by: Mark Loux
If you don’t already have to deal with waterhemp or Palmer amaranth, you don’t want it. Ask anyone who does. Neither one of these weeds is easy to manage, and both can cause substantial increases in the cost of herbicide programs, which have to be constantly changed to account for the multiple resistance that will develop over time (not “can”, “will”). The trend across the country is for them to develop resistance to any new herbicide sites of action that are used in POST treatments. Preventing new infestations of these weeds should be of high priority for Ohio growers. When not adequately controlled, Palmer amaranth can take over a field faster than any other annual weed we deal with, and waterhemp is a close second. Taking the time to remove any Palmer and waterhemp plants from fields in late-season before they produce seed will go a long way toward maintaining the profitability of Ohio farm operations. There is information on Palmer amaranth and waterhemp identification on most university websites, including ours – u.osu.edu/osuweeds/ (go to “weeds” and then “Palmer amaranth”). An excellent brief video on identification can be found there, along with a fact sheet. The dead giveaway for Palmer amaranth as we move into late summer is the long seedhead, and those on female seed-bearing plants are extremely rough to the touch.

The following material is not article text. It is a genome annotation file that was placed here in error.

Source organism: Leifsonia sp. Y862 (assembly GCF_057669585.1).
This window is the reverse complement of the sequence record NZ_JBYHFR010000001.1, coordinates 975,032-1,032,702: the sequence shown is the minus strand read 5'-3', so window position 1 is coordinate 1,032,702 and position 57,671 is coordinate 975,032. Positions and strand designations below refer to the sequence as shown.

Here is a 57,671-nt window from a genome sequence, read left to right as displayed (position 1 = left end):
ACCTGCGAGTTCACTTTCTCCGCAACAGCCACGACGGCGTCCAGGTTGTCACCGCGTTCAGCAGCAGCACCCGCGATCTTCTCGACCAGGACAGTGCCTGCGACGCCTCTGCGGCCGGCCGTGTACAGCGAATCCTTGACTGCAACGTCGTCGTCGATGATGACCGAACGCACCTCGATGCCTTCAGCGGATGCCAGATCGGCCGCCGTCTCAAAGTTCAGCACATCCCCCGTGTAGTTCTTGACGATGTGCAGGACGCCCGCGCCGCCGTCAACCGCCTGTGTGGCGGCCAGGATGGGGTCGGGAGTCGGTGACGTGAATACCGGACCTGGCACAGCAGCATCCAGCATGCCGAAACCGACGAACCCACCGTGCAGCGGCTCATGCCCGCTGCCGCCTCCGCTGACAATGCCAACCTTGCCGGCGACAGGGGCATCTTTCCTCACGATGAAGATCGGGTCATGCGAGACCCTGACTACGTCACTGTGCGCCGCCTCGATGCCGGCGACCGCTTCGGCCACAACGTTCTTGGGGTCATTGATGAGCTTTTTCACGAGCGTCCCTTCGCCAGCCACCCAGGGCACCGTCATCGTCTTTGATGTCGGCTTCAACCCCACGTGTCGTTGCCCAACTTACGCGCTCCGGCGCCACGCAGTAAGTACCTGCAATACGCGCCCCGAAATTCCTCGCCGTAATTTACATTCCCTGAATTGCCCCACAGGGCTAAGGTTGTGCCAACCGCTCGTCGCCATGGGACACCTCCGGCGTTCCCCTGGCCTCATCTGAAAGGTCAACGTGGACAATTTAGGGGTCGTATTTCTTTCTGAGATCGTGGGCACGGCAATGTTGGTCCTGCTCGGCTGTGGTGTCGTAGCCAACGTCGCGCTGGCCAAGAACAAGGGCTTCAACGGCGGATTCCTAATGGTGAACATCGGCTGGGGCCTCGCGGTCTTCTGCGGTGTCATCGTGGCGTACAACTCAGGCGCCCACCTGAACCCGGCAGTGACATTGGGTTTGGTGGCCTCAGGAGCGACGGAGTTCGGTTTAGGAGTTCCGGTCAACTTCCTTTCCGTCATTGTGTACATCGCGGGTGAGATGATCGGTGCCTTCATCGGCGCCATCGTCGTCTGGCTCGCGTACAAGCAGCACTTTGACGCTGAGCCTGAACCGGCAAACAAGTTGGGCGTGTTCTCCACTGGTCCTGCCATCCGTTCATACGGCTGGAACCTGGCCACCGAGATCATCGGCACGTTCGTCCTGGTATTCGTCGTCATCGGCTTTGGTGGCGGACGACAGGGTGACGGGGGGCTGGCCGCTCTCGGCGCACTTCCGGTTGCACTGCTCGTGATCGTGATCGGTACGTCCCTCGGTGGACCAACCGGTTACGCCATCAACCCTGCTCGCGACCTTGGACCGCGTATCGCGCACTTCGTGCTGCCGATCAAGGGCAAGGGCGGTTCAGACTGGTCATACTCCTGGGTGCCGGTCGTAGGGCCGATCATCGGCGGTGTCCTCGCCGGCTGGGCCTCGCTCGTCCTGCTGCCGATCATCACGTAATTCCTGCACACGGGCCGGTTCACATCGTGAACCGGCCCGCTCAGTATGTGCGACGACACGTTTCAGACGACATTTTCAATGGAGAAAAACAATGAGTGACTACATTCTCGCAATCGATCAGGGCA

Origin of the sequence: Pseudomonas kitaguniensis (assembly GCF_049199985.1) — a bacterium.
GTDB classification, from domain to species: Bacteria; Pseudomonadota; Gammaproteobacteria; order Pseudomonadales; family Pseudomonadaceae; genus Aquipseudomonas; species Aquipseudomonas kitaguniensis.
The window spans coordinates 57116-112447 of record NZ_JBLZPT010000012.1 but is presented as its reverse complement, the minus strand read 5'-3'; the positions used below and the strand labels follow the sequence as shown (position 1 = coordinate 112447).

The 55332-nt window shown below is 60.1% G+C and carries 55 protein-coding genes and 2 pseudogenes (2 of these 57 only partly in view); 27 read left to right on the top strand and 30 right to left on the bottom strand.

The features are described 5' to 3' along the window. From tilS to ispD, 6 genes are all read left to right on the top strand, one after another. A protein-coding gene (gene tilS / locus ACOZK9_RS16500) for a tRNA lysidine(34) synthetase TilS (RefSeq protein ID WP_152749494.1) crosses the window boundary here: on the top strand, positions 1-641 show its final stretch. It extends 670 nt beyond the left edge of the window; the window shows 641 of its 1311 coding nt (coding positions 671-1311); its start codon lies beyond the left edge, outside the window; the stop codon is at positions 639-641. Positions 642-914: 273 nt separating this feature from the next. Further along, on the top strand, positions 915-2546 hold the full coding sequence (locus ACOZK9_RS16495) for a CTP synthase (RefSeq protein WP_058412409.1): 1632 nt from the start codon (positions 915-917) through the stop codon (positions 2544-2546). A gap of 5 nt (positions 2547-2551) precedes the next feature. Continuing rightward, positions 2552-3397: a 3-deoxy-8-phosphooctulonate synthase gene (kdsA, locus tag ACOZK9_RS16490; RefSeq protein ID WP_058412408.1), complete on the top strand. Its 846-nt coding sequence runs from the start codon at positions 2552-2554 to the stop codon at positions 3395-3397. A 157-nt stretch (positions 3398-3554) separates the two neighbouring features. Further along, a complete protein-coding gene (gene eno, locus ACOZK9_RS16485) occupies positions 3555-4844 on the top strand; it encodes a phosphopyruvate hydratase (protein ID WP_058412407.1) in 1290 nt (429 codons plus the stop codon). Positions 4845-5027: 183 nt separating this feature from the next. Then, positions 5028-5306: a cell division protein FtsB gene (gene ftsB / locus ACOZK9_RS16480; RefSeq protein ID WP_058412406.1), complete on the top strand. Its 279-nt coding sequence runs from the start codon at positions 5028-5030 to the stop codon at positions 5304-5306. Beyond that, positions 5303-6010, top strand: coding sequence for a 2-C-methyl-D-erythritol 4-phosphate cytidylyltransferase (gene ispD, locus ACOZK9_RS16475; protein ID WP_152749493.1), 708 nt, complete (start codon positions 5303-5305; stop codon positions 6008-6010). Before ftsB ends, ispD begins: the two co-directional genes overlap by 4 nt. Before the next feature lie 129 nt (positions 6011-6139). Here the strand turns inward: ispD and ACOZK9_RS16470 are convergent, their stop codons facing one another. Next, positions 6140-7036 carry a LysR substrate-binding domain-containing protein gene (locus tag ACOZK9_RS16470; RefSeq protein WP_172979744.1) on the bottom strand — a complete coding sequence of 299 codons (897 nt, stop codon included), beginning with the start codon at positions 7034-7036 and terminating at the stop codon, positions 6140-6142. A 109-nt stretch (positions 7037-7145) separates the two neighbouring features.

If you need help with identification, call John at 740-397-0401.